Naturally, the mother should hold custodial responsibilities as the father provides support. However, there are some isolated cases and legal requirements that will demand otherwise.
Whichever the case, it’s essential that you educate yourself a bit about how the entire system child support system works, so you make informed decisions at the end of the day. Below, see some of the things you should know before filing a child custody claim.
Know how long the support should last
Generally, child support has a duration after which it must expire. Here, it’s best to ask for advice from reputable child custody lawyers in Albuquerque. For some states, it should stop when the child is no longer a minor.
Alternatively, you can stop providing support when your parental rights have been terminated. This can happen either through adoption, termination or any other legal process.
Joint custody is a possibility
In case a divorce happens, both parents have a responsibility to support their children. If one takes up custodial duties, the other must provide financial support.
But if both decide to share custodial responsibilities, it’s then mandatory that they both pay for child support through a joint account. The court usually calculates the amount of money each has to pay toward the account.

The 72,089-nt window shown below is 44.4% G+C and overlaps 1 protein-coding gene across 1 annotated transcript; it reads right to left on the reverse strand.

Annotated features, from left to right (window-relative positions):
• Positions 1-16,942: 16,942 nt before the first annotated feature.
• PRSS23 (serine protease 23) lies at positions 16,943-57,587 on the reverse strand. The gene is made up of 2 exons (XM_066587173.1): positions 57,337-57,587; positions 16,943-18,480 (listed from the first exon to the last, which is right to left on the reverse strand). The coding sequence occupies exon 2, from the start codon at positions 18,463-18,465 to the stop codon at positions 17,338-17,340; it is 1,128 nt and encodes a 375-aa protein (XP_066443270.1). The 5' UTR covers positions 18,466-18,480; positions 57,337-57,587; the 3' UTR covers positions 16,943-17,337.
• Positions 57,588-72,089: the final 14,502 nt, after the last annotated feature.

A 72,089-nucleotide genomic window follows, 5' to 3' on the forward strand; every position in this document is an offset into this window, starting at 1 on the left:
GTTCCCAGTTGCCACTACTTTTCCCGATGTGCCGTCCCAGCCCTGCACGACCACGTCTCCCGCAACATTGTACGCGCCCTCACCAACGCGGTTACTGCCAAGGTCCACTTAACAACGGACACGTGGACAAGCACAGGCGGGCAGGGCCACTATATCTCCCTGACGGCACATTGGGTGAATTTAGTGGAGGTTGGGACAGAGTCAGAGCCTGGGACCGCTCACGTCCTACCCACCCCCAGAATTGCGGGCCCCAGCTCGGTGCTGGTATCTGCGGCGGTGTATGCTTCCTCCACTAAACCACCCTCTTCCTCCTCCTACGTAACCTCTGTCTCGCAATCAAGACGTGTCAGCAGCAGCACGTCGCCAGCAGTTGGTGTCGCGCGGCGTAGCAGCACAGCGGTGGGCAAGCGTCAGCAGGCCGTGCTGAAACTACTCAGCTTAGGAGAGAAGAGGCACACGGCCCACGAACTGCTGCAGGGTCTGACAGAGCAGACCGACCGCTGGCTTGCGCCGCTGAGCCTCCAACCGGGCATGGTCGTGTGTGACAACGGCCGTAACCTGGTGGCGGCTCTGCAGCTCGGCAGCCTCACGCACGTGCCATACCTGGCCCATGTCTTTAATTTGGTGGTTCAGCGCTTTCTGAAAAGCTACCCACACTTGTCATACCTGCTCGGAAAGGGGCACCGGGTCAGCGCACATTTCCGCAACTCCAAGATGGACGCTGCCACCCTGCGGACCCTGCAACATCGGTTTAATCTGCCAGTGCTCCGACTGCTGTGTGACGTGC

Child support is also mandatory outside marriage
The legal obligation to support your child is not necessarily pegged on marriage. The fact that you are a parent simply means you have a responsibility to support your kids.
Your parenthood can be identified either by the fact that you welcomed a child as your own, or are established by a DNA test. Besides, you can take up support responsibilities if you acknowledge the role and provide documents that prove the same.
Child custody law and regulations will always differ from state to state. Therefore, it’s crucial to widely read and understand your country or state laws and know the ones that apply to your situation. The tips here will put you in a better position and ensure you don’t lose your custody case.